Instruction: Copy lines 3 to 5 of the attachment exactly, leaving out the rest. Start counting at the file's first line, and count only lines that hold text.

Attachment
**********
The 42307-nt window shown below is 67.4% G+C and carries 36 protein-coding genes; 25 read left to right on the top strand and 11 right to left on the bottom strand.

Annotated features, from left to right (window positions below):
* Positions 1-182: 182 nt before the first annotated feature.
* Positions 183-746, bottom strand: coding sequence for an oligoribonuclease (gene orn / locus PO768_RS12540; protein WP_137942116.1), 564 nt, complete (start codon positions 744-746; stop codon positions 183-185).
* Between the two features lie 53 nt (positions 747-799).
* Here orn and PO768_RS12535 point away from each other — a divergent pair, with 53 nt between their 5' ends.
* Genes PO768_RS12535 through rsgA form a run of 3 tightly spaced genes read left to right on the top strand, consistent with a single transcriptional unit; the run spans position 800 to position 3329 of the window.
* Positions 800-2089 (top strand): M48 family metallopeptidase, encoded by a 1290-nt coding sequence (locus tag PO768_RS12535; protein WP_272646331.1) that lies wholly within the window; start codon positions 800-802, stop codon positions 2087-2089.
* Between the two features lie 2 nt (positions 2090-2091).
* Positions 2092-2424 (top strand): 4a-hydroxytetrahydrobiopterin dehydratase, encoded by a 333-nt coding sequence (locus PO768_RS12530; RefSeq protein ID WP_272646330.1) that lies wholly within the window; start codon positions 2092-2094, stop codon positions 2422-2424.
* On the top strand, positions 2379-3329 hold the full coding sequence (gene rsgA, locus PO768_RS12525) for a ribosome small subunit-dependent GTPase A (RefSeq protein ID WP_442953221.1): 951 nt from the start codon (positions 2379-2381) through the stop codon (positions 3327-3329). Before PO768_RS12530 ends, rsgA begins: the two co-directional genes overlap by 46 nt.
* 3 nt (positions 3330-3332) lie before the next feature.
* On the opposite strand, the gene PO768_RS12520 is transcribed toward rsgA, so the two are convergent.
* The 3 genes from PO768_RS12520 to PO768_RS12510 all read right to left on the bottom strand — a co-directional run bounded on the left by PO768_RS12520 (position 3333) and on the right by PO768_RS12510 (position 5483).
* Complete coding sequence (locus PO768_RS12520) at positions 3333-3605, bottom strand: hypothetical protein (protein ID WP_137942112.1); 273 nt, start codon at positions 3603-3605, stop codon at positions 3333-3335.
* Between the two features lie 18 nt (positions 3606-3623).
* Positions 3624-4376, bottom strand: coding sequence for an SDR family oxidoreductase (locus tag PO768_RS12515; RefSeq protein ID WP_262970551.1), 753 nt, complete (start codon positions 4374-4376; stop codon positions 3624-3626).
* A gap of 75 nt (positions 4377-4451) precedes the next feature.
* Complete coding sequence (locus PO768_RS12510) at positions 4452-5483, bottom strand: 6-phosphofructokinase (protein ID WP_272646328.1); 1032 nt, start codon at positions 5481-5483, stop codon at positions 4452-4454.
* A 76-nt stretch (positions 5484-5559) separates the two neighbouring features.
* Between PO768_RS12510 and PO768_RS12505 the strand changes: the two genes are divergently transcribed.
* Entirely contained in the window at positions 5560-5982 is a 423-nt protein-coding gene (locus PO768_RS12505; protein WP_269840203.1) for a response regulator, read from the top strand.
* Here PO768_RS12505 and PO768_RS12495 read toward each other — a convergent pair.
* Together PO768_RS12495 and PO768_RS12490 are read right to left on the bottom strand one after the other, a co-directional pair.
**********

* Positions 1-182: 182 nt before the first annotated feature.
* Positions 183-746, bottom strand: coding sequence for an oligoribonuclease (gene orn / locus PO768_RS12540; protein WP_137942116.1), 564 nt, complete (start codon positions 744-746; stop codon positions 183-185).
* Between the two features lie 53 nt (positions 747-799).